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Chris Harris stopped an unmarked Border Patrol SUV at the existing fence between San Diego and Tijuana. He recalled finding a group of illegal entrants in the exact same spot years ago.
Daniel Silva Soto and his wife had recently moved from their home town of Puebla, Mexico, to Mesa, Arizona.
It’s 2 a.m. in Tuba City and a police officer rings Vallis Martinez’s doorbell. Martinez isn’t alarmed. It happens all the time.
Genevieve Jackson grew up on the edge of the Navajo Nation, not far from Gallup, New Mexico. Like many Navajos, Jackson’s mother came to Gallup to buy alcohol.
OAXACA DE JUÁREZ — Mezcal has become a booming business for an impoverished Mexican state, replacing cheap unauthorized labor to the U.S. as a chief export.
A Navajo heavy metal band is releasing its first album May 27. They call themselves “I Dont Konform.” And unless you live on the reservation you probably haven’t heard of them.
Misael Perez felt stifled by the walls of his own apartment on a recent Friday afternoon.
A small lobby at the Mexican Consulate in Phoenix feels a lot like the Motor Vehicle Division. It's where undocumented immigrants wait for a chance to tell their story to a pro-bono lawyer.
Saint Michael’s Association for Special Education started more than four decades ago when Marijane Ryan, a nun and nurse, was convinced she could help a Navajo boy with polio.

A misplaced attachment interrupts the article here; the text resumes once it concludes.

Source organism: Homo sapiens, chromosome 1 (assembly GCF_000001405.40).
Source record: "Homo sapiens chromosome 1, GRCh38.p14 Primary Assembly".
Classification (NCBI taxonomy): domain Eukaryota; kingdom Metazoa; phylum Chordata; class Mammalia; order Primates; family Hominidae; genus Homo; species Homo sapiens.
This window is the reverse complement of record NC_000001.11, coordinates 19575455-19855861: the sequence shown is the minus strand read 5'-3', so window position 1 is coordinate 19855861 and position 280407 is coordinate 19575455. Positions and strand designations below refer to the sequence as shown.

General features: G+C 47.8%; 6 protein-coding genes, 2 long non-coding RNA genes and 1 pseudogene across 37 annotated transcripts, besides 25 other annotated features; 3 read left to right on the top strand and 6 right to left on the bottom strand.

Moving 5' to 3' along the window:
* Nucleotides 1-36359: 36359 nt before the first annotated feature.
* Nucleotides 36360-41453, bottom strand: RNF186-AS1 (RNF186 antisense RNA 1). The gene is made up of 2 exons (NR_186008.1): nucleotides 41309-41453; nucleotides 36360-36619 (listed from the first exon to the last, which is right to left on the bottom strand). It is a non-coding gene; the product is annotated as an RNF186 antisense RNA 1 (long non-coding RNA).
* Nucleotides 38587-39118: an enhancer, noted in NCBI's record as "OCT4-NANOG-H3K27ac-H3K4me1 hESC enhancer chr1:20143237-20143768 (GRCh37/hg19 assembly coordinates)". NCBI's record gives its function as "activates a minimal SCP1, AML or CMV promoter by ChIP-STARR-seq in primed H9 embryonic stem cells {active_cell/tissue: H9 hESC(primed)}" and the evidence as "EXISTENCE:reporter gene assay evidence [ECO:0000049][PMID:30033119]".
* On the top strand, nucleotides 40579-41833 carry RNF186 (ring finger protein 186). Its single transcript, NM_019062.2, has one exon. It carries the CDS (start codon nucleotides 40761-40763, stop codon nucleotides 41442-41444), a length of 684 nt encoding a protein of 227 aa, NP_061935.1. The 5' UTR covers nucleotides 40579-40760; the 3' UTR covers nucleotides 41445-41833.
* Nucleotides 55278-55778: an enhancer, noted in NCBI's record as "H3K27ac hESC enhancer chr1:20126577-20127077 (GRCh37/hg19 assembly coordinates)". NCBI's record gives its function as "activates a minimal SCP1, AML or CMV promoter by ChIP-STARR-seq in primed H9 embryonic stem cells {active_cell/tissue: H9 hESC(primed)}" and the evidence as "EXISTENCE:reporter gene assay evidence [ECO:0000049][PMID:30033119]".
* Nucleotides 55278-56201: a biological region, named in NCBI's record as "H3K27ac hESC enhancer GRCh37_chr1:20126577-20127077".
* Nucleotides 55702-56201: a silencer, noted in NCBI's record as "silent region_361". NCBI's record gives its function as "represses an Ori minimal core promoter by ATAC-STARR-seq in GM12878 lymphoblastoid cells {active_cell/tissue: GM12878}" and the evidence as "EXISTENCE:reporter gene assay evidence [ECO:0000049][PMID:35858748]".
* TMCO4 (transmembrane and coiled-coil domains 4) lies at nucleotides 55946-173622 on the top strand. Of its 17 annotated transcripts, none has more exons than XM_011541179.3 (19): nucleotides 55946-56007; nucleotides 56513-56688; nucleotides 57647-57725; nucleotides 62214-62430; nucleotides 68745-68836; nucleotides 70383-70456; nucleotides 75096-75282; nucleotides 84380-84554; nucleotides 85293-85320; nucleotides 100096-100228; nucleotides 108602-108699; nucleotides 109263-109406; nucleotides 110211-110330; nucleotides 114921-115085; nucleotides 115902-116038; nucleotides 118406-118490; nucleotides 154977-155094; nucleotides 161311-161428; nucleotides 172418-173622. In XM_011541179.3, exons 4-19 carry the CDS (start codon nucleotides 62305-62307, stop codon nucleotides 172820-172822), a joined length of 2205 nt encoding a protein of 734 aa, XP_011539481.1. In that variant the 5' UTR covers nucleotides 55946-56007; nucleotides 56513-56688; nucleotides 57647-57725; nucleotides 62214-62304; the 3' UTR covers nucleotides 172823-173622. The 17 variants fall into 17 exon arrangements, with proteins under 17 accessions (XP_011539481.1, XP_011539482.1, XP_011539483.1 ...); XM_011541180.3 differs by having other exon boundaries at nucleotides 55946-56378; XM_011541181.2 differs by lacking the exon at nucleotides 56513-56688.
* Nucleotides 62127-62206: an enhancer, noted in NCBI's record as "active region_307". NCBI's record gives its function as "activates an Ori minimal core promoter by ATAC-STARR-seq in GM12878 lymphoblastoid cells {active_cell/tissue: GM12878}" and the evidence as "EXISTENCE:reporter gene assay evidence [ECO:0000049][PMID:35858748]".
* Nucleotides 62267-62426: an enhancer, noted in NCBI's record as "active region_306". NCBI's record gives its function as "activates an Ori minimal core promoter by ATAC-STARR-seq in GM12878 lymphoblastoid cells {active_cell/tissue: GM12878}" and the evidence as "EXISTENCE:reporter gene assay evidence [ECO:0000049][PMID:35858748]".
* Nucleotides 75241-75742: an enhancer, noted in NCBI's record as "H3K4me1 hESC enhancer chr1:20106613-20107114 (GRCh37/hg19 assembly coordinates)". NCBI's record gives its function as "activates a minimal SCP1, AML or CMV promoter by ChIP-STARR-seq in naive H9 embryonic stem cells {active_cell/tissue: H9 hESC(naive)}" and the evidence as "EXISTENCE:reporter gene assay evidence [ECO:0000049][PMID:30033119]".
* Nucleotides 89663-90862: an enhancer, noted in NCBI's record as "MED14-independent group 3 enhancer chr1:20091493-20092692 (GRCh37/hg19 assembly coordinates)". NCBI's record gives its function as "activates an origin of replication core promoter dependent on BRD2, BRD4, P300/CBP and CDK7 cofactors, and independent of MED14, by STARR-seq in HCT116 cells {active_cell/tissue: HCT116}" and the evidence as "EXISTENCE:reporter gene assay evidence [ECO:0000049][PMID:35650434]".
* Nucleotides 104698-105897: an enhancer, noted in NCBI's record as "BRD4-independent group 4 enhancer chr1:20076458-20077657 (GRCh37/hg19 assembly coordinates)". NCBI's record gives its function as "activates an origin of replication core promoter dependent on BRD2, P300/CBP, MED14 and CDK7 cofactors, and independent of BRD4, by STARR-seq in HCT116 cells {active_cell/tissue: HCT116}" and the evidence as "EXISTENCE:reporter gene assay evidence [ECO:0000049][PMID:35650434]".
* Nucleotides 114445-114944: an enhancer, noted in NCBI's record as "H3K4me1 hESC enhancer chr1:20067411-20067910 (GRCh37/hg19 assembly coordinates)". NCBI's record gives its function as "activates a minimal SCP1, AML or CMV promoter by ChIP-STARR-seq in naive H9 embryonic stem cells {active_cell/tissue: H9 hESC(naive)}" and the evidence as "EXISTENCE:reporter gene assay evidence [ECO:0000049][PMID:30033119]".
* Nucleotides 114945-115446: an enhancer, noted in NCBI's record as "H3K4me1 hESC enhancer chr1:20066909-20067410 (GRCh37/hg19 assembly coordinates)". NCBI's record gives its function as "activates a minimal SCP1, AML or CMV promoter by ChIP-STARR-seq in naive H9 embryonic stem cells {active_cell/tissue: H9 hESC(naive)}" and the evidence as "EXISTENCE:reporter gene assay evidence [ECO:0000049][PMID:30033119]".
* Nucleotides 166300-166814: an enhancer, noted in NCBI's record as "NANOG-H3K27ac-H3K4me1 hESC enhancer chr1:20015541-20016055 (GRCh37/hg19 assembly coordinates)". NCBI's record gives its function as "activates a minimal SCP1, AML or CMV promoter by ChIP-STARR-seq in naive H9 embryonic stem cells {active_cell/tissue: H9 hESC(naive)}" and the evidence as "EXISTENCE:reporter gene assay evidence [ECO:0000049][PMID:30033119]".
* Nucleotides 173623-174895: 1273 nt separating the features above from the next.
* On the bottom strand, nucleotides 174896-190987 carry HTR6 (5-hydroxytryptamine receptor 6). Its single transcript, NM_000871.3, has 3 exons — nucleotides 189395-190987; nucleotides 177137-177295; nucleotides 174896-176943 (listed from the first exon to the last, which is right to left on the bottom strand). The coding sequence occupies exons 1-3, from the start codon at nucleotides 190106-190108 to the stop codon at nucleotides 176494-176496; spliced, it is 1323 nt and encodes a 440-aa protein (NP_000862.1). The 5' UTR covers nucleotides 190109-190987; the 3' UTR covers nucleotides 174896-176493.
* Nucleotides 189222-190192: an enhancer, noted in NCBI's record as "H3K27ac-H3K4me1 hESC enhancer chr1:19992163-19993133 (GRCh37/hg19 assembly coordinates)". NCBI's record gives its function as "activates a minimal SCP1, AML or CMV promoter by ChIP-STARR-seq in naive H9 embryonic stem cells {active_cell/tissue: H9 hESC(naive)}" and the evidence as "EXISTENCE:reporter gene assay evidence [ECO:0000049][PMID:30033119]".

Jo Jaeger keeps coming back to Flagstaff.
GEORGETOWN, Texas — Donald Trump’s victory and the impending Republican majority in Congress means the Obama administration’s initiative to cut greenhouse gas emissions, the Clean Power Plan, is al
Henry Jordan, 15, has been watching the presidential debates at home in Flagstaff with his parents. He’s also talking about the election at school with friends. And he’s formed some opinions.
As parents prepare to send their children off to college this fall, many are concerned about their kids' safety. One in four female college seniors has experienced sexual assault on campus.
Mexico is making it harder to import used cars from the U.S., angering hundreds of importers along the border whose livelihoods depend the revival and resale of America's four-wheeled rejects.
The growing season started in Shiprock, New Mexico, three weeks ago and Irving Shaggy is restless.
LaTanya Dickson, her husband and four children live in a 24-by-24, one-room hogan on the Navajo Nation. The home is cozy for six. But there’s still someone missing.
The federal government is cleaning up a long legacy of uranium mining on the Navajo Nation.
Most of the time when we talk about homelessness, big cities come to mind.
Miles below the rim of the Grand Canyon deep in the wilderness, on river trips lasting weeks at a time, teams of National Park Service workers — supervisors, researchers, boatmen and law enforcemen
College student Belen Sisa loves Bernie Sanders.
The U.S. is spending millions on public relations to convince Central Americans to stay home. But the campaign does not appear to be working.
SAN SALVADOR, El Salvador---The line of the hopeful forms every weekday morning at the American Embassy in San Salvador.
Many Native Americans with Alzheimer’s are outcasts in their own communities. There’s little knowledge about the disease on reservations, let alone support and resources.
The search for new water sources is never-ending for growing cities in the desert Southwest.
If you travel across the rural Navajo Nation, you may find yourself rubbernecking out the window at giant street art.